Australians are noticing what businesses do more than ever and how they act at this time really matters, was the message from GfK in a recent webinar on how COVID-19 has impacted Australian lifestyle behaviours and habits.
According to the latest GfK Consumer Pulse study, 73% of survey respondents said they noticed examples of companies being a force for good, while 76% noticed examples of companies taking advantage of the crisis.
“In this moment of heightened attention and heightened emotions, our actions and omissions will potentially have outsized impacts on how people view us into the future and the relationships they have with our business and our brands,” GfK Head of Melbourne, Greg Sampson said.
One recommendation from GfK is to maintain marketing and brand presence as much as possible rather than ‘hibernating’, to take advantage of the significant increases in media consumption and engagement.
The GfK Consumer Pulse study revealed that 62% of consumers said they are spending more time browsing the internet, 47% are spending more time watching VOD services such as Foxtel and Netflix, 25% are spending more time listening to the radio and 22% are spending more time sharing posts on social media.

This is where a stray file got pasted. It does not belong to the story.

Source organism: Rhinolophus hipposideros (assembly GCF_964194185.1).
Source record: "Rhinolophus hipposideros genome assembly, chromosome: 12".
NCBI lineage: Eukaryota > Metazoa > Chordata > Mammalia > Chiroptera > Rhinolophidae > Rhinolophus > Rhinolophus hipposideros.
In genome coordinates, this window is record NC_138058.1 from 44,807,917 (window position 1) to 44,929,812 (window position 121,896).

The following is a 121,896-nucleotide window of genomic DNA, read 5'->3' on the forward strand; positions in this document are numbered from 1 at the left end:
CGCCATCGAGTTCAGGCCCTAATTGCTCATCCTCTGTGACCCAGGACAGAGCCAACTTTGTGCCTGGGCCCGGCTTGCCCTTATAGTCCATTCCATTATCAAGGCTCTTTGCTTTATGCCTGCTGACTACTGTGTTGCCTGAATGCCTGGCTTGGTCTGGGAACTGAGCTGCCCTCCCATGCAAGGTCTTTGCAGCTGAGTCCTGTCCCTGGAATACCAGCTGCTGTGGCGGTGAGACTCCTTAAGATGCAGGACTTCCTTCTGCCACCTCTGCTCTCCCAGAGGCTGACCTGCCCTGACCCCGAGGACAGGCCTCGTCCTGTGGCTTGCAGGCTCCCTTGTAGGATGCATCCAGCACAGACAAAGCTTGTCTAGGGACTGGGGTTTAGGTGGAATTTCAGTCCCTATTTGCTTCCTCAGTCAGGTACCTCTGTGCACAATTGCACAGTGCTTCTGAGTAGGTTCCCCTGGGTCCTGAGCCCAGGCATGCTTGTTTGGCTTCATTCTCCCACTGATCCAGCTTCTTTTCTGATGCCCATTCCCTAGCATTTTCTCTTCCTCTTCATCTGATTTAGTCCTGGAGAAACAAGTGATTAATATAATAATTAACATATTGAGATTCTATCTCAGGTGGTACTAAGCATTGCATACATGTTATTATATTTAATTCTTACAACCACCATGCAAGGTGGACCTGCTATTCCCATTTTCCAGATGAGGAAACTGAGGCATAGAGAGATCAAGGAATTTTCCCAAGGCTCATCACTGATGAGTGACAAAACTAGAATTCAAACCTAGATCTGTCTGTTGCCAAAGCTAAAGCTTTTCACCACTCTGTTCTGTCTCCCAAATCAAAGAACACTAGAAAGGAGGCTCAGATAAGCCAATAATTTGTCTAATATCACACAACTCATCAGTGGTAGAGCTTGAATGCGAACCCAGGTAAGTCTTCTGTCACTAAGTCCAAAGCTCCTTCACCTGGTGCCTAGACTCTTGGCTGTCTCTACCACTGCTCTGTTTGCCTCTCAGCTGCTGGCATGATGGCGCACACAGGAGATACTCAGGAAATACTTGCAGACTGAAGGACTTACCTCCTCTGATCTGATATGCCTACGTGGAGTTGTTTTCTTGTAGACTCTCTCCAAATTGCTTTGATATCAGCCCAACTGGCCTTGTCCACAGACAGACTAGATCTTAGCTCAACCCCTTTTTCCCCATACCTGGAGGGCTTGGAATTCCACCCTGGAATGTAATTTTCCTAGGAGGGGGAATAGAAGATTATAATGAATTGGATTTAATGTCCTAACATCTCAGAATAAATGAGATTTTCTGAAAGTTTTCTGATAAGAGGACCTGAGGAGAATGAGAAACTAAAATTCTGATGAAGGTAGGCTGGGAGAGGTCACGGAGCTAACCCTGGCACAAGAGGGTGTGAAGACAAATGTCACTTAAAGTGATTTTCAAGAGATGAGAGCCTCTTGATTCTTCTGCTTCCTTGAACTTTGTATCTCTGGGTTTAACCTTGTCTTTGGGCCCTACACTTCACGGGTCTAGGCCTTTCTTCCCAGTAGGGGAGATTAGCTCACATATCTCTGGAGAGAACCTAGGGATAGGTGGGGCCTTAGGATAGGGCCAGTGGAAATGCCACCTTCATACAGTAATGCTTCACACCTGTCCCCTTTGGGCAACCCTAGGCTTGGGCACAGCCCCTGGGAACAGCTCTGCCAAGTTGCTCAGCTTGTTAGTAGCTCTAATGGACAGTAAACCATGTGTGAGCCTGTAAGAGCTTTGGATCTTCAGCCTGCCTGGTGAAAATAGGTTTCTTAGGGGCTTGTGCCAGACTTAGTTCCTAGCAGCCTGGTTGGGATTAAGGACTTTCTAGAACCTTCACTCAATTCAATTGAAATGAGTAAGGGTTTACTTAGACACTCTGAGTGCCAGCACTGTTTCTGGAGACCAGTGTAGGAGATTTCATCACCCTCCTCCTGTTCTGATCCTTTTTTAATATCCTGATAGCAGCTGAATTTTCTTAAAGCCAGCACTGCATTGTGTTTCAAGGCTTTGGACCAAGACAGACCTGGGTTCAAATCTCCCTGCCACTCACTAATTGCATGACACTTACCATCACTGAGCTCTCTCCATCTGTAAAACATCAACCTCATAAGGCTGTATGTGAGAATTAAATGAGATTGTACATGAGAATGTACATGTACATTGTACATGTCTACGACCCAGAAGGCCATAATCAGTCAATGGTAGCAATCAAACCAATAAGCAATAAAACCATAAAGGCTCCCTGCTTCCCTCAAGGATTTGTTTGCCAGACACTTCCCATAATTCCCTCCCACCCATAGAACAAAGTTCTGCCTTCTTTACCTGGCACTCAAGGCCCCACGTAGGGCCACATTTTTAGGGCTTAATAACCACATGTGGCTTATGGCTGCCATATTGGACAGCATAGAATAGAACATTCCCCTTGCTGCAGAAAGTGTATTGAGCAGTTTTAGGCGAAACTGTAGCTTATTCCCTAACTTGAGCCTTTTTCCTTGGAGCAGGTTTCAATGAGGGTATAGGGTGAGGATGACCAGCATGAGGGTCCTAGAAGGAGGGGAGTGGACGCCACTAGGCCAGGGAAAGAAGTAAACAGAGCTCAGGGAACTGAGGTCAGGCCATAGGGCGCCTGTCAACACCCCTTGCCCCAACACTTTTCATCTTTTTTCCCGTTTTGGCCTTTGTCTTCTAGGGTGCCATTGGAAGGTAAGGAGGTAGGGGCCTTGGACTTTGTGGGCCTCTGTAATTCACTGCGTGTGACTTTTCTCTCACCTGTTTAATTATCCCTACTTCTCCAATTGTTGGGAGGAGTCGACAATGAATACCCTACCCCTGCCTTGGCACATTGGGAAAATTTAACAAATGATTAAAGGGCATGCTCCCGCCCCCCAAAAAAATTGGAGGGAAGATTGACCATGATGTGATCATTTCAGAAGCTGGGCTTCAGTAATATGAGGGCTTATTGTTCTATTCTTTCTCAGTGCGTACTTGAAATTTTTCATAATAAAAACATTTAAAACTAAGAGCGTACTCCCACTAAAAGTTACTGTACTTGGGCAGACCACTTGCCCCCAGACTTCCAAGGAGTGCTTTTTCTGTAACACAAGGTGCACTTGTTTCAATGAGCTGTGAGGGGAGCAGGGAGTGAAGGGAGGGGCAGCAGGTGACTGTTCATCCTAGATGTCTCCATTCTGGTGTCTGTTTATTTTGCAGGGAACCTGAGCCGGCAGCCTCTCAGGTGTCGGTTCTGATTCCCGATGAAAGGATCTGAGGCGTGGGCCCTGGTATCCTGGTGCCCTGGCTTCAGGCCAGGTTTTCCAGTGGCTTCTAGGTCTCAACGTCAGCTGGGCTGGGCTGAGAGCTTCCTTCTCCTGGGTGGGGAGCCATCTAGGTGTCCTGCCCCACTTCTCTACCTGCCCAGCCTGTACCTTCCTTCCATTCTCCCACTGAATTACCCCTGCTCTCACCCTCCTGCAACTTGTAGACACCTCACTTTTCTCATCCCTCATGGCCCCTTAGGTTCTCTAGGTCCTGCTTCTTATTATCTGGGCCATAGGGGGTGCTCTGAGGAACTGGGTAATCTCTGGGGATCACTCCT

“Past research from previous recessions such as the GFC indicate that companies who maintain their advertising through the downturn experienced higher growth afterwards than those who did not. Whilst increasing or maintaining ad spend isn’t always possible for financial or other reasons, those who can, should,” GfK General Manager, Rob Highett-Smith said.
Now is the time for brands to review their media planning and understand what types of media will provide the greatest return on investment (ROI) and the best results in the current environment.
“’Going dark’ can impact on bonding and engagement metrics as well as salience, potentially undoing a lot of the brand investment made to date. It is also important to use empathy and be cognisant of your customers’ experiences,” Highett-Smith said.
The GfK study found that in light of significant impacts on supply chains due to COVID-19, more than one-third (36%) of consumers said they have encountered out of stock items and in turn, almost one-quarter (24%) purchased brands they normally wouldn’t and of those, 17% will continue to buy those brands post-pandemic.